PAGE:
In September 2005, Steve Jobs said this about the music companies:
“If they want to raise the prices, it means that they are getting greedy…. If the price goes up, they (consumers) will go back to piracy and everybody loses….”
This bit of hyperbole came care of negotiations between Apple and the major music labels. Those music labels wanted variable song pricing and Jobs was defending the iTunes Store’s 99-cents-per-track pricing structure. His idea being that a reasonable one-price model was less confusing for consumers who might return to music piracy if they felt they were being gouged.
Yet last week, in a nearly oh-by-the-way manner, Apple’s senior vice president of Worldwide Product Marketing, Phil Schiller, announced that the
iTunes Store would soon offer music at three price points—69 cents, 99 cents, and $1.29.
On hearing that variable pricing was soon to be the law of the land you might question exactly when the freshness date expired on Jobs’ thoughts regarding greed and piracy. The easy answer is “When
AmazonMP3, with its generally lower prices, higher bit-rates, and lack of DRM proved to be a viable competitor to the iTunes Store.” And certainly Amazon is part of the picture. People looking for bargains and flexibility have found Amazon’s service to be a boon. Prices are attractive, the download client is intuitive and interacts nicely with iTunes, and because Amazon’s tracks are in the MP3 format rather than AAC, they can be played on any digital music player made today or in the past several years.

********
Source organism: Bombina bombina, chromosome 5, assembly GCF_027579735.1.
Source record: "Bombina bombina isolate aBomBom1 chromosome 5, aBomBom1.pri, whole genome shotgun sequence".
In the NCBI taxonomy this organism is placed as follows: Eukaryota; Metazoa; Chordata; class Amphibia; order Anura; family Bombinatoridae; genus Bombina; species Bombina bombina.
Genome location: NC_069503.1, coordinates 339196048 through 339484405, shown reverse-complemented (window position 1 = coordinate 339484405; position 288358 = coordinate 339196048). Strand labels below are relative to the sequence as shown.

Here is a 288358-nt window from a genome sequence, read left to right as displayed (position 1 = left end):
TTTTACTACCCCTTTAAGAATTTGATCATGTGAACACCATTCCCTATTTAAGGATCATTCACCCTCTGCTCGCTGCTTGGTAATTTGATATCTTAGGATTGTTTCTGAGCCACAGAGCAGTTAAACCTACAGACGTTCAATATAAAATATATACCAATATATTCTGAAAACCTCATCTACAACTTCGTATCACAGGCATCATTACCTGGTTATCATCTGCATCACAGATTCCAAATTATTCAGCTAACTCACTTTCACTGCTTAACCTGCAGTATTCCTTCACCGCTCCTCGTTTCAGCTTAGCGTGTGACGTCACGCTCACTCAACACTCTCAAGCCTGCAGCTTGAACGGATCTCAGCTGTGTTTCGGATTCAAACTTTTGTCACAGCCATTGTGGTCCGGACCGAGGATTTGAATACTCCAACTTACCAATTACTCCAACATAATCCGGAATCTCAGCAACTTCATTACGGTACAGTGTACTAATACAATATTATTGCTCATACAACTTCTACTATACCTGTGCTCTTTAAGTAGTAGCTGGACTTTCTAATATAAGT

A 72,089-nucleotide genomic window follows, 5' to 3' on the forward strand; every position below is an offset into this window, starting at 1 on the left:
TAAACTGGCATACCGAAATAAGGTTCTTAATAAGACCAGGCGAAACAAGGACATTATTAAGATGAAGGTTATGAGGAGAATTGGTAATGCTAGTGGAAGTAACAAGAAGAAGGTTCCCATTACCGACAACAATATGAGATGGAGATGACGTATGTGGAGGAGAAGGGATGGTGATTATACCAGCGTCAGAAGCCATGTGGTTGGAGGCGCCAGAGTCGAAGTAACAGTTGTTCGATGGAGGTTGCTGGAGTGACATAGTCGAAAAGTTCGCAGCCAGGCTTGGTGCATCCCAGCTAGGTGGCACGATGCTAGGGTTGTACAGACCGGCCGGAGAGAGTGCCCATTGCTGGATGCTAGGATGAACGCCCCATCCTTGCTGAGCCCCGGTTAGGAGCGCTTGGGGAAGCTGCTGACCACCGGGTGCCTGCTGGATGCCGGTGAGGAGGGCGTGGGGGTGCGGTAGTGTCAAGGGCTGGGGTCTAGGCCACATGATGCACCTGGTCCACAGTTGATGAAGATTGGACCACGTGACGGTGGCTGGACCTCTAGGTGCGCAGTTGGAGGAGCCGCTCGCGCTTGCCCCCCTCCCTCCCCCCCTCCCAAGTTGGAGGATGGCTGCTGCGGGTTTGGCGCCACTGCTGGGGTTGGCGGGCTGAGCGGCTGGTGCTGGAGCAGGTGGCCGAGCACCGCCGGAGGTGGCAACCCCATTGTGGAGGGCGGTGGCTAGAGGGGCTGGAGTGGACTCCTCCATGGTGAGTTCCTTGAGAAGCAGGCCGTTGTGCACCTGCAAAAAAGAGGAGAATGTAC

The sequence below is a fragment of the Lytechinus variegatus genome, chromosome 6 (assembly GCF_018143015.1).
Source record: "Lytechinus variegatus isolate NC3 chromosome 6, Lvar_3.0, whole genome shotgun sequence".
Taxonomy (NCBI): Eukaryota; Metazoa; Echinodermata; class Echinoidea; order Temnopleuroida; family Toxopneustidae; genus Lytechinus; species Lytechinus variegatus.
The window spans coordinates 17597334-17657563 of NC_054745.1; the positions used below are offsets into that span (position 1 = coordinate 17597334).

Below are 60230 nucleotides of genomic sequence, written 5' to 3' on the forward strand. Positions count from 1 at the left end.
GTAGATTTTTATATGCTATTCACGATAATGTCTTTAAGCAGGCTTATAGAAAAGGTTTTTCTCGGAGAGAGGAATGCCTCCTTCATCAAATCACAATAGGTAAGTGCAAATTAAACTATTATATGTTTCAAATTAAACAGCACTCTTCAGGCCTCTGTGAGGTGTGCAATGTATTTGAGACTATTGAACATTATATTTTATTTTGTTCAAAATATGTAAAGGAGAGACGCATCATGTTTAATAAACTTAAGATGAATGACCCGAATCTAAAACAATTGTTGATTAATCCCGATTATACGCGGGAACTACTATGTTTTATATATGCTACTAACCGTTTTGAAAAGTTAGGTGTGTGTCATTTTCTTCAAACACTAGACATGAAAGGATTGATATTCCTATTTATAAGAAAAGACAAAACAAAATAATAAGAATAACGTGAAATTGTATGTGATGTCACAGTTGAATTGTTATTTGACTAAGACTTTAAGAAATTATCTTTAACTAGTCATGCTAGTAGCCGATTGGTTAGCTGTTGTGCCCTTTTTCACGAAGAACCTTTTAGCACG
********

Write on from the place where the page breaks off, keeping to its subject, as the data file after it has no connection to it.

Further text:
But by relenting on variable pricing, Apple’s bought more than the hope that it may drive a stake through Amazon’s musical heart. It’s also purchased a measure of cooperation from the music industry. And in a time when consumers’ listening and buying habits are starting to change, it needs that cooperation. And by that I mean this:
Taking a swipe at music subscription services, Steve Jobs once famously said that people want to own their music rather than rent it. In a world where music enthusiasts are increasingly turning to services such as
Last.fm as well as adopting music streaming services delivered by set-top boxes, how accurate is that sentiment now and how true will it be in the next decade? My money’s on “less and less so.”
Take me, for example. Over the decades I’ve amassed a huge music collection—LPs as well as CDs. I like owning music. Yet now that a
Sonos Multi-Room Music System loaded with a Rhapsody subscription music service has taken up residence in my home, I’d feel like a dope buying another CD and I strongly hesitate before clicking any iTunes Buy Song or Buy Album button. Unless I’m certain that the music I want will find its way to my iPhone or the car, I stay away.
As listeners are increasingly exposed to alternative ways to listen to music (Pandora and Last.fm being the current gateway), the attraction of ownership as the sole means for acquiring music is going to diminish. Add to this the fact that young people, who buy the bulk of music today, are the ones more open and exposed to non-ownership models, and you’ve got a real problem if you base your entire music strategy on customers punching a Buy button.
My guess is that Apple’s aware of all this and is taking steps to move with the times (and, perhaps, ahead of them). In order to do that, it needs the cooperation of the music companies. If that cooperation, at worst, means variable pricing for iTunes shoppers, I count this as getting off lightly.